"Most managed care companies include the contrast in the fee schedule. Although we charge for it, there is no revenue associated with the contrast, per se. From my point of view, contrast has become more or less a commodity, so you look to get the best price you can." —Gerard Durney, MBA Lenox Hill Hospital, New York City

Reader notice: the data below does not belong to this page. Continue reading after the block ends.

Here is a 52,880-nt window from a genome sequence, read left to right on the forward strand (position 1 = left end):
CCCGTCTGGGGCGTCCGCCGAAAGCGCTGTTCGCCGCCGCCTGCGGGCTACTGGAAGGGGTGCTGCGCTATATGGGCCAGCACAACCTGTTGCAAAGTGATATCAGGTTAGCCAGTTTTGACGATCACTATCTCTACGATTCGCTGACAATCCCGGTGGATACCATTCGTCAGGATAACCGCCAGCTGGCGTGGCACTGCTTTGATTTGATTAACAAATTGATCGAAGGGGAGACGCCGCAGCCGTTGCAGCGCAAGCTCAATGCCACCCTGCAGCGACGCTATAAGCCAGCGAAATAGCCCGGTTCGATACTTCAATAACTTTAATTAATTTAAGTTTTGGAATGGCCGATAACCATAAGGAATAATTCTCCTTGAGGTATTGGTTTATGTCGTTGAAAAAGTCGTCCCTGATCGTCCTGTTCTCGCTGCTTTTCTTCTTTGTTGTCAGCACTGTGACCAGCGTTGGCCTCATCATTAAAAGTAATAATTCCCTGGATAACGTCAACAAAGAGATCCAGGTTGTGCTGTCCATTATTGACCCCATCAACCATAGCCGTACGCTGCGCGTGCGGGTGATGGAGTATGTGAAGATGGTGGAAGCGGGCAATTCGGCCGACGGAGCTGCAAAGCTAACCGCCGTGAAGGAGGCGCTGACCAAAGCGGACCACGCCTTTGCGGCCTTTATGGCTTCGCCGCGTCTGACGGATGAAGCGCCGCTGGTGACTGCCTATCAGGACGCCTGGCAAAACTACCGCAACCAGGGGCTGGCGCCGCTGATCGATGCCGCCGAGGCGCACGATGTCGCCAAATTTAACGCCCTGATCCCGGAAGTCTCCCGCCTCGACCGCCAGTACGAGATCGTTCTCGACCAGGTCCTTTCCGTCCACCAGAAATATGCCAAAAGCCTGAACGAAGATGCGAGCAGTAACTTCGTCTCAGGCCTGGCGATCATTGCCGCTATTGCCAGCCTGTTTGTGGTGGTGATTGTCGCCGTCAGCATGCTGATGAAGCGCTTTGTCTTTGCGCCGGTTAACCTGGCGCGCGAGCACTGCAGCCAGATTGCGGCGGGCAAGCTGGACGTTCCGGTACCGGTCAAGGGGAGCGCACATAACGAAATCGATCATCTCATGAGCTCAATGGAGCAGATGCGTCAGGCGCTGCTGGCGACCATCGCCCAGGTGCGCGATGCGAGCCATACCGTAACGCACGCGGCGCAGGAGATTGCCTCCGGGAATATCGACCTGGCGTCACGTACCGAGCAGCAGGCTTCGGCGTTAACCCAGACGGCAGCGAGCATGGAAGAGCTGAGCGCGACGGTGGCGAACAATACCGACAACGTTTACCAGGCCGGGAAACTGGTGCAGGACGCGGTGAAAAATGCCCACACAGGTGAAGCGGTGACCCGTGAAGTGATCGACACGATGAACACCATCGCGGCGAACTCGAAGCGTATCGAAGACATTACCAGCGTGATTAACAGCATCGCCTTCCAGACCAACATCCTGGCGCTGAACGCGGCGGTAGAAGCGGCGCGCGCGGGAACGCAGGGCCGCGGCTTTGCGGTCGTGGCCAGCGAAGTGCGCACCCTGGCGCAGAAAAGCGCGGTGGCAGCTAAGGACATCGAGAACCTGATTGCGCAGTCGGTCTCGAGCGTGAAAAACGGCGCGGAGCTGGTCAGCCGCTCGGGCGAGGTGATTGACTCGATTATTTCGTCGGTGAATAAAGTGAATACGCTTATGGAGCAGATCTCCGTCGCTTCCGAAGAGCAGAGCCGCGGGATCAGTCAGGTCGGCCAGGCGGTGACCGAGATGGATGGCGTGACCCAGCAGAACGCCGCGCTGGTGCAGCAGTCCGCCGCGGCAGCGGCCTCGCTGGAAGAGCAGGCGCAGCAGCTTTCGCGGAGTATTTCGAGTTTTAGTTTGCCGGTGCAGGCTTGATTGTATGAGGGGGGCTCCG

“Say, for a given contrast, I buy 10-mL doses; the cost of a 50-mL unit may only be twice that. Most units for adults are 50 mL. Along comes a three-pound baby who only uses 6 mL, so I have to throw 44 mL away,” Cohen says. “The most important thing is to check with the supplier. You may be buying 50 mL when 60 mL is cheaper. That crazy paradox occurs.” Another consideration is that while purchasing directors or administrators will be keenly aware of the price of contrast media, clinicians may be only vaguely aware, or not aware at all. Michael W. Vannier, MD, professor of radiology at the University of Chicago Medical Center, says, “Pricing is fairly complex. Some agents are more expensive than others, but you can’t tell how much more, because prices may be based on volume use and on total hospital expenses done through a consortium. In many cases, individual practitioners are shielded from this.” Vannier says that budgets for contrast can quickly be thrown out of balance by unforeseen imaging demand. Administrators then want to know why the budget is being exceeded. “We do have a budget,” he says. “We track utilization and total exams and how much contrast is ordered at our multiple sites. We track exams per month, exams per machine, and a whole set of metrics on contrast and compare those to our anticipated use.” Vannier adds that there is a direct relationship between the amount of contrast used and the number of imaging studies performed. If the number of studies performed goes up by 10%, then contrast use will grow by the same percentage. If that imaging growth is unanticipated and the contrast budget balloons, though, administrators may challenge the contrast increase. “There can be a big discussion if you run over,” Vannier says. “That’s a key issue. We often track expenditures independent of income, but that’s not the way the world works.”